Writing a custom tool to generate code for Visual Studio .NET

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Erik Doernenburg and I recently attempted to integrate his C# entity object code generator with Visual Studio. His tool is called Neo (.NET Entity Objects), is on SourceForge, and is worth checking out.

Two Custom Tools (also called Generators) come with VS.NET, MSDataSetGenerator for strongly-typed DataSets, and MSDiscoCodeGenerator for WebService proxy classes. If you have Crystal Reports installed, you'll have some extras too.

Note that most command-line tools mentioned in this article aren't in the default path. Either add the path (e.g. C:\Program Files\Microsoft Visual Studio .NET 2003\SDK\v1.1\Bin) or start a Visual Studio Command Prompt from the Start menu.

Writing the Generator

Download the COM wrapping code. The library provides a base class BaseCodeGeneratorWithSite from which you should derive your generator. Here's an outline that's ready to go.

using System; using System.Runtime.InteropServices; using CustomToolGenerator; namespace MyProject { [Guid("828BA458-73EF-44E5-B6DA-91ACEC2F38FD")] public class MyGenerator : BaseCodeGeneratorWithSite { public override byte[] GenerateCode(string file, string contents) { string code = "<<generated code>>"; return System.Text.Encoding.ASCII.GetBytes(code); } } }

Some things to note:

Register your Generator for COM interop

Visual Studio will communicate with your custom tool using COM, though you may still write the tool using managed code. Your custom tool assembly must be registered for COM interop.

First, extract a type libarary (.tlb file) using tlbexp.exe

tlbexp MyCustomTool.dll

...this creates MyCustomTool.tlb. Next, register your assembly for COM interop using regasm.exe

regasm /codebase MyCustomTool.dll

If you haven't signed your assembly with a strong name, you'll receive a warning message at this point. Your tool will work either way, though signing does solve other problems. Strong names are managed using sn.exe.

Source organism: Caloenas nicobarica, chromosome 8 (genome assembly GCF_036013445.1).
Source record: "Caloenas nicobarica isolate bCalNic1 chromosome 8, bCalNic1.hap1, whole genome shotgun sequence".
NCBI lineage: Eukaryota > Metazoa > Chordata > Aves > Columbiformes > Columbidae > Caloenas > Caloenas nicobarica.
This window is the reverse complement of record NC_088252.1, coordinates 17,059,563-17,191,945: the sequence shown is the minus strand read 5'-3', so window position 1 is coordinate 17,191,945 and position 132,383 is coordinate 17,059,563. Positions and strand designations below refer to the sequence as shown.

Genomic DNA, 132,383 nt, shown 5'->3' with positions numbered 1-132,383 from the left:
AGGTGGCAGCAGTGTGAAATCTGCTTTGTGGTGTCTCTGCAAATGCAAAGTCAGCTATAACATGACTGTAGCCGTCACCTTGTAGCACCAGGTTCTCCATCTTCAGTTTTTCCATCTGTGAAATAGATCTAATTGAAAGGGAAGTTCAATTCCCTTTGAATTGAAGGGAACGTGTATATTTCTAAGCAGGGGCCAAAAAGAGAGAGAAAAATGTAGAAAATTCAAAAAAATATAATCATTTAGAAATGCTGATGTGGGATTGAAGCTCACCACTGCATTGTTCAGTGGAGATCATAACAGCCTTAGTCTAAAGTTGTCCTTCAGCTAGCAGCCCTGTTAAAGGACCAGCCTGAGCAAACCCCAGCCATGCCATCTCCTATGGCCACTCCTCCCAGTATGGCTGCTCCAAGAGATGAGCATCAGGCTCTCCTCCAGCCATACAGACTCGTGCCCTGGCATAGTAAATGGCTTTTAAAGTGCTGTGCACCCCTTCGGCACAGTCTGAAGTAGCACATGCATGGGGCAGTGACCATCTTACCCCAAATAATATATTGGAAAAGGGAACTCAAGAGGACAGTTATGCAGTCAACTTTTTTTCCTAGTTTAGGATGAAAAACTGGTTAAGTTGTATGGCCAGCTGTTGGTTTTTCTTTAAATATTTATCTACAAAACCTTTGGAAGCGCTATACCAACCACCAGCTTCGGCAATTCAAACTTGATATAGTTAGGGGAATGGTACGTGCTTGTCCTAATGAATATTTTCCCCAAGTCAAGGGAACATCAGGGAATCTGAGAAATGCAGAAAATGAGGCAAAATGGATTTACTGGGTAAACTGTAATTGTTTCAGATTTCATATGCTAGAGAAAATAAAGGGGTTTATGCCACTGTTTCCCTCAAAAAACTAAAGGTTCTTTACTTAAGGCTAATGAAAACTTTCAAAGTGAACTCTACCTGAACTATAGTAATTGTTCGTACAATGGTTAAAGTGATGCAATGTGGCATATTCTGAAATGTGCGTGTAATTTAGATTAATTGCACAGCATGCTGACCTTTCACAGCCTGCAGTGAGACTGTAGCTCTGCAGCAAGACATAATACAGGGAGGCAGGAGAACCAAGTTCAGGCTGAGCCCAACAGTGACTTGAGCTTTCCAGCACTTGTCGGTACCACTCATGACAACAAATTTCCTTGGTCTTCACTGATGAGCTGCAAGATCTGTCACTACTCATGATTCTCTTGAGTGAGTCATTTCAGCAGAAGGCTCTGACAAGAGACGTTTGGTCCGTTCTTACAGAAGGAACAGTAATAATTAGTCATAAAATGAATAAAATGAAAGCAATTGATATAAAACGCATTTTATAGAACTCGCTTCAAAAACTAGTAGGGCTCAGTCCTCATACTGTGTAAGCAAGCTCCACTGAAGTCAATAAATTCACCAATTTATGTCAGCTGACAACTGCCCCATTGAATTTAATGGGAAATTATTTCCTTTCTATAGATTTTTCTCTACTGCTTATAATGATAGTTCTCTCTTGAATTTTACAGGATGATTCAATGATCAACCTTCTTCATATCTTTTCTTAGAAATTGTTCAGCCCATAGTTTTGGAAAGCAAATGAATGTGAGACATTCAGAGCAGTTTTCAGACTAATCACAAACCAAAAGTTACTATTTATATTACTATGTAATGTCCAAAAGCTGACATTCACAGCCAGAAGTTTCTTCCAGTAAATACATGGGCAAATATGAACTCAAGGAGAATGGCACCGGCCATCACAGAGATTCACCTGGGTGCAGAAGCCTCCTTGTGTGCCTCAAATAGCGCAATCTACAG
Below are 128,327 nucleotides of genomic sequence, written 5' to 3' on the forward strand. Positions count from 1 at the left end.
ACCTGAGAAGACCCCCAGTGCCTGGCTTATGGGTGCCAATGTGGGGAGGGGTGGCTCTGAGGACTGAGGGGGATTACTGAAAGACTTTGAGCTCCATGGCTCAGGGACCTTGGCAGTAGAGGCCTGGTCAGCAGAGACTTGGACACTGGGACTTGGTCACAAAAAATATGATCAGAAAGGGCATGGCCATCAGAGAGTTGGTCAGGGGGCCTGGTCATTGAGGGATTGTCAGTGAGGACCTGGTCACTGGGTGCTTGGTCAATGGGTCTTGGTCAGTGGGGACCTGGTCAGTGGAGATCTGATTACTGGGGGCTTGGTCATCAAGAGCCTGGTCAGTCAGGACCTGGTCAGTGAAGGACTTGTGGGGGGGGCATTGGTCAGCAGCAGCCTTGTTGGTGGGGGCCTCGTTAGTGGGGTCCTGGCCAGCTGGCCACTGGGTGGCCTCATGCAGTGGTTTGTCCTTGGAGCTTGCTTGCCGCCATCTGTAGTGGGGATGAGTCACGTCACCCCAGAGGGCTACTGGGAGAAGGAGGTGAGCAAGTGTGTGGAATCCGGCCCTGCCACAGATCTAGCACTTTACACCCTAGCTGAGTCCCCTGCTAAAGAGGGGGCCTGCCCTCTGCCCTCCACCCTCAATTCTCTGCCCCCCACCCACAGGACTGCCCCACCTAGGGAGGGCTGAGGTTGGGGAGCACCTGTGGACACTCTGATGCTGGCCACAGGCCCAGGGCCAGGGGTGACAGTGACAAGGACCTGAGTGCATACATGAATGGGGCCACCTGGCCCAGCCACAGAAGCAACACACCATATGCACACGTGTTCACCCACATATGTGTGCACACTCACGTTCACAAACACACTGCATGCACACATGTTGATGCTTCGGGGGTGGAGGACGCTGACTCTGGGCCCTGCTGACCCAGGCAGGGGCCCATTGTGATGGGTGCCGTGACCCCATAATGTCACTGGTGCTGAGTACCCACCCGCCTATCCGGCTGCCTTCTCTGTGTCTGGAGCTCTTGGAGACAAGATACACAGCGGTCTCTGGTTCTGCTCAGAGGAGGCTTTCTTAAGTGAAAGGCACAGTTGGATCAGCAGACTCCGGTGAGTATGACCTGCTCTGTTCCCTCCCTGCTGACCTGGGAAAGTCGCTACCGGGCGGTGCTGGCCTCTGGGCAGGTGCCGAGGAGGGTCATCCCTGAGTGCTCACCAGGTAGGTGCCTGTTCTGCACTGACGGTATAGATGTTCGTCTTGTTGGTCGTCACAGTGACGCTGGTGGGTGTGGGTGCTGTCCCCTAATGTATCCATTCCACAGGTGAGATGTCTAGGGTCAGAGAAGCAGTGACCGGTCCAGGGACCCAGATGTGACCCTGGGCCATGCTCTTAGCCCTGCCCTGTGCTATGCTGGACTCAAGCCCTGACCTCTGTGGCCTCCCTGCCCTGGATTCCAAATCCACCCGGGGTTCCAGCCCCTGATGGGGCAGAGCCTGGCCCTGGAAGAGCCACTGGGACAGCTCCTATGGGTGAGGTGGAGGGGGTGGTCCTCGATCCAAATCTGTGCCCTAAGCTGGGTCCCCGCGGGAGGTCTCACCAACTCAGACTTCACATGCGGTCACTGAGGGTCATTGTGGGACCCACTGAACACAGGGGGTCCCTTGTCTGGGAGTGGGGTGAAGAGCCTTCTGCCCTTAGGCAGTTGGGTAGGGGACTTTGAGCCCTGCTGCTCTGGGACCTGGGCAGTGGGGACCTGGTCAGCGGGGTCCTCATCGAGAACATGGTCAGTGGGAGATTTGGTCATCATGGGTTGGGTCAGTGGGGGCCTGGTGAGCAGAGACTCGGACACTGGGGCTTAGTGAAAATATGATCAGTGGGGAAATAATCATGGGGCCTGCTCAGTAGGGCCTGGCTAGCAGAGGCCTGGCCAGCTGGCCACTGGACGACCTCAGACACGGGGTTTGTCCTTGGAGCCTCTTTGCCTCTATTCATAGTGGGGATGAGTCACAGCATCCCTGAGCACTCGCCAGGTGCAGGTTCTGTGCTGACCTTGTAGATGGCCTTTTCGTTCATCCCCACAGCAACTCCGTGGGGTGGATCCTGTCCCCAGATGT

Tell Visual Studio about your Generator

Visual Studio uses the registry to discover custom tools. Using regedit, find the path:

My Computer\HKEY_LOCAL_MACHINE\SOFTWARE\Microsoft\VisualStudio\7.0\Generators (for Visual Studio 7.0)

My Computer\HKEY_LOCAL_MACHINE\SOFTWARE\Microsoft\VisualStudio\7.1\Generators (for Visual Studio 2003)

We can see the following information:

Registry settings

In both cases, multiple Guids exist. Use {FAE04EC1-301F-11d3-BF4B-00C04F79EFBC} for C# projects, and {164B10B9-B200-11D0-8C61-00A0C91E29D5} for VB.NET projects.

You must create a new key, under the appropriate language. The name of this key will be entered for the 'Custom Tool' property for your source file in a Visual Studio project.

The values you need to create are:

If you're creating an installer for your application, these registry settings can be scripted in a .reg file.

Using your Generator

View the properties for your source file (in our case, a Neo schema file). The 'Custom Tool' field should be blank. Enter the name you chose as the registry key name.

Dialog properties

The tool should run automatically. Check to make sure the output was created by opening the Solution Explorer, and enabling 'Show all files'.

Solution explorer dialog

You can force the Generator to execute manually by right-clicking the 'input' file in the Solution Explorer and choosing 'Run Custom Tool'. Output files are tucked away beneath the source file.

If your project is under version control, Visual Studio will attempt to keep the generated file in the repository too.